Eventually, the Wilhelm Scream spread far outside the influence of Burtt and Anderson, appearing in everything from “The Lord of the Rings: The Two Towers” and “Transformers” to “The Incredibles” and “Cars.” Anderson also co-founded Weddington Productions, now part of Technicolor Sound Services, which employed a new generation of sound designers and editors devoted to the Wilhelm Scream, such as co-founder Mark A. Mangini (“The Fifth Element”), David A. Whittaker (“Planet of the Apes”), Steve Lee (“A Goofy Movie”), and George Simpson (“Batman: Mask of the Phantasm”).
Lee, who also founded the Hollywood Sound Museum, started a list on Hollywood Lost and Found that kept track of every Wilhelm Scream until 2010. That “caused the dam to break,” Lee tells us—the Wilhelm Scream has since appeared in commercials, video games, and theme parks. (There’s even a podcast, “The Wilhelm Team,” dedicated to discussing the sound effect.)
Is the Wilhelm Scream public domain?
However, despite its widespread use, the Wilhelm Scream is not public domain. Aspiring filmmakers and sound designers should take caution before using it without permission. But if you can acquire the rights, “use it,” Lee says. “It’s become like a ‘Where’s Waldo’ thing” that’s still used to say “hello” to other sound editors who are paying attention.
“The Charge at Feather River” Courtesy Warner Bros.
During production of the “Star Wars” prequels, Burtt made a trip to the Warner Bros. archives and discovered a postproduction memo from “Distant Drums,” specifically regarding the session that produced the Wilhelm Scream. Thanks to his research, Burtt believes that actor Sheb Wooley, who had an uncredited role in the film as Private Jessup, was responsible for the original sound effect.
Wooley worked on a variety of Western pictures of the time, including “High Noon” and the TV series “Rawhide,” and even wrote and performed the novelty song “The Purple People Eater.” Unfortunately, the performer died in 2003 and could not verify his role in the Wilhelm Scream recording. However, Burtt got in touch with Wooley’s widow, Linda Dotson-Wooley, who confirmed her late husband was known for performing screams in film. In an interview with True West, she remembered that “[Wooley] said they had him come in and scream and scream and scream…and he just thought it was funny that he had to do it.”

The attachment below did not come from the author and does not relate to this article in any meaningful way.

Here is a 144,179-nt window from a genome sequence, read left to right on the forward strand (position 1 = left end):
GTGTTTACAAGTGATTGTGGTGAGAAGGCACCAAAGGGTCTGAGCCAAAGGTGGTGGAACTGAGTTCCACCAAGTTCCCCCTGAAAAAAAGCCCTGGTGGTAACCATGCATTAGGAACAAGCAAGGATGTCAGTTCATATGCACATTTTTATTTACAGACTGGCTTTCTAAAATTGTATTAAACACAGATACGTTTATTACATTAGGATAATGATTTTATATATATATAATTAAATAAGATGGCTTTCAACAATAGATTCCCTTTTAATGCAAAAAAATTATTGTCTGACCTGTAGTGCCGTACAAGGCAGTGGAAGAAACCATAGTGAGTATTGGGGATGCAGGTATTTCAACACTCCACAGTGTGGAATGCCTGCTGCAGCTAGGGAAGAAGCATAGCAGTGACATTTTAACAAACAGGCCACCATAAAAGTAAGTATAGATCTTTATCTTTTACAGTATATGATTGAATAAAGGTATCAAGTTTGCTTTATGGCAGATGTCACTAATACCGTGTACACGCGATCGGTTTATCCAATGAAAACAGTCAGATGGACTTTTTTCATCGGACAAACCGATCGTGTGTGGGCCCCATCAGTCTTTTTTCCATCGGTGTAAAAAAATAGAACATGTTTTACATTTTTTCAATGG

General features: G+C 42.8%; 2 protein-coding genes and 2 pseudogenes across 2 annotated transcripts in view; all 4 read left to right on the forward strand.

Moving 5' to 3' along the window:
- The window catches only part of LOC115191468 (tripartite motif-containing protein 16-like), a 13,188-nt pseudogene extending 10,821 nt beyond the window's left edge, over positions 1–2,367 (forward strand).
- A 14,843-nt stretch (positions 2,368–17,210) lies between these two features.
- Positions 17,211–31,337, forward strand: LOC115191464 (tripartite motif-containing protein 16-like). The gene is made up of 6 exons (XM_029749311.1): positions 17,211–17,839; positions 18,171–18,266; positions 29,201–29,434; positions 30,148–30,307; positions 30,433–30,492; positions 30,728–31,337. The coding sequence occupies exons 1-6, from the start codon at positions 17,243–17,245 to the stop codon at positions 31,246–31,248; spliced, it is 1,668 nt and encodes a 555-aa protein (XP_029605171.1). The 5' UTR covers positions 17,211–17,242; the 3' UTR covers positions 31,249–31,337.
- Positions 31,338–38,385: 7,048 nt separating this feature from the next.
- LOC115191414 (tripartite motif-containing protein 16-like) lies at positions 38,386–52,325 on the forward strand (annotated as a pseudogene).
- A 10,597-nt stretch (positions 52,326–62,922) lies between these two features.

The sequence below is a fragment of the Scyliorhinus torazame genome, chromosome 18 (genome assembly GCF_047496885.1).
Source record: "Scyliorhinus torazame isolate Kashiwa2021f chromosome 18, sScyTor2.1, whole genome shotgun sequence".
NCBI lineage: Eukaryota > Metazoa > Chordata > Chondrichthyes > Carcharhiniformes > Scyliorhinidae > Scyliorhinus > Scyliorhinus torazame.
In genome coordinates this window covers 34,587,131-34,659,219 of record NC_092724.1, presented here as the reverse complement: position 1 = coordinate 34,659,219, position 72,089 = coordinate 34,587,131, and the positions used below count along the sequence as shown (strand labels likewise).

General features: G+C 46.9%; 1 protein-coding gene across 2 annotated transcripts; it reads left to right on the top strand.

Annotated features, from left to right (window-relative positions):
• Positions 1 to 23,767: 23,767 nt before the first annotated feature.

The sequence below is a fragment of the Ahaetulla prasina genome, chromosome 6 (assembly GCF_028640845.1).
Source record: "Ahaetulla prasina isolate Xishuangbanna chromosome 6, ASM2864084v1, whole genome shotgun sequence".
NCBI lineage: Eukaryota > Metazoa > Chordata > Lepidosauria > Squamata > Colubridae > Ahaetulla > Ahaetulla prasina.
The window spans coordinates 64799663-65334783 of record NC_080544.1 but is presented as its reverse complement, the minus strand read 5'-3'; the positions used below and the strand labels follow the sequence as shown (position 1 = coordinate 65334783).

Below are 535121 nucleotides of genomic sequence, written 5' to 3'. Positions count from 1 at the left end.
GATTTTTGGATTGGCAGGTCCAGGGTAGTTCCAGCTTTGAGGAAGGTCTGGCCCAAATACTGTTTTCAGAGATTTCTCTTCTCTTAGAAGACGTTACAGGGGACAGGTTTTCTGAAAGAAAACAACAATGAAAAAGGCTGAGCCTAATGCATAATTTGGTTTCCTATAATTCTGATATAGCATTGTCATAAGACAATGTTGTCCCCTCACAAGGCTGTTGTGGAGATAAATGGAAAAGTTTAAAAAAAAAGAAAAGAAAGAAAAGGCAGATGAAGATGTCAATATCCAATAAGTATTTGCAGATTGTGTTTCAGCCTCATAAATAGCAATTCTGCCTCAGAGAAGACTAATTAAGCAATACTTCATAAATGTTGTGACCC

The Wilhelm Scream notably appeared in most of the “Star Wars” franchise until “The Last Jedi” decided to “let the past die” and end the streak. However, a modified version did appear in the second season of “The Mandalorian,” so maybe it isn’t gone from Lucasfilm for good after all.
Similarly, the sound effect can be heard in all four films of the “Indiana Jones” franchise—including the moment in “Indiana Jones and the Temple of Doom” that brings it back to its roots.
A sign of how embedded the Wilhelm Scream became in the cinephile crowd of the 1990s, director and noted movie obsessive Quentin Tarantino used it twice in his debut film, “Reservoir Dogs.”
“A Goofy Movie”
After becoming the sound librarian at Weddington Productions, Lee passionately recommended using the Wilhelm Scream. In 1995 he got his first sound design film credit on “A Goofy Movie”—and, naturally, he used the Wilhelm Scream to keep the tradition alive.
The Wilhelm Scream remains a part of popular culture, making an appearance in the 2022 Pixar film “Lightyear.”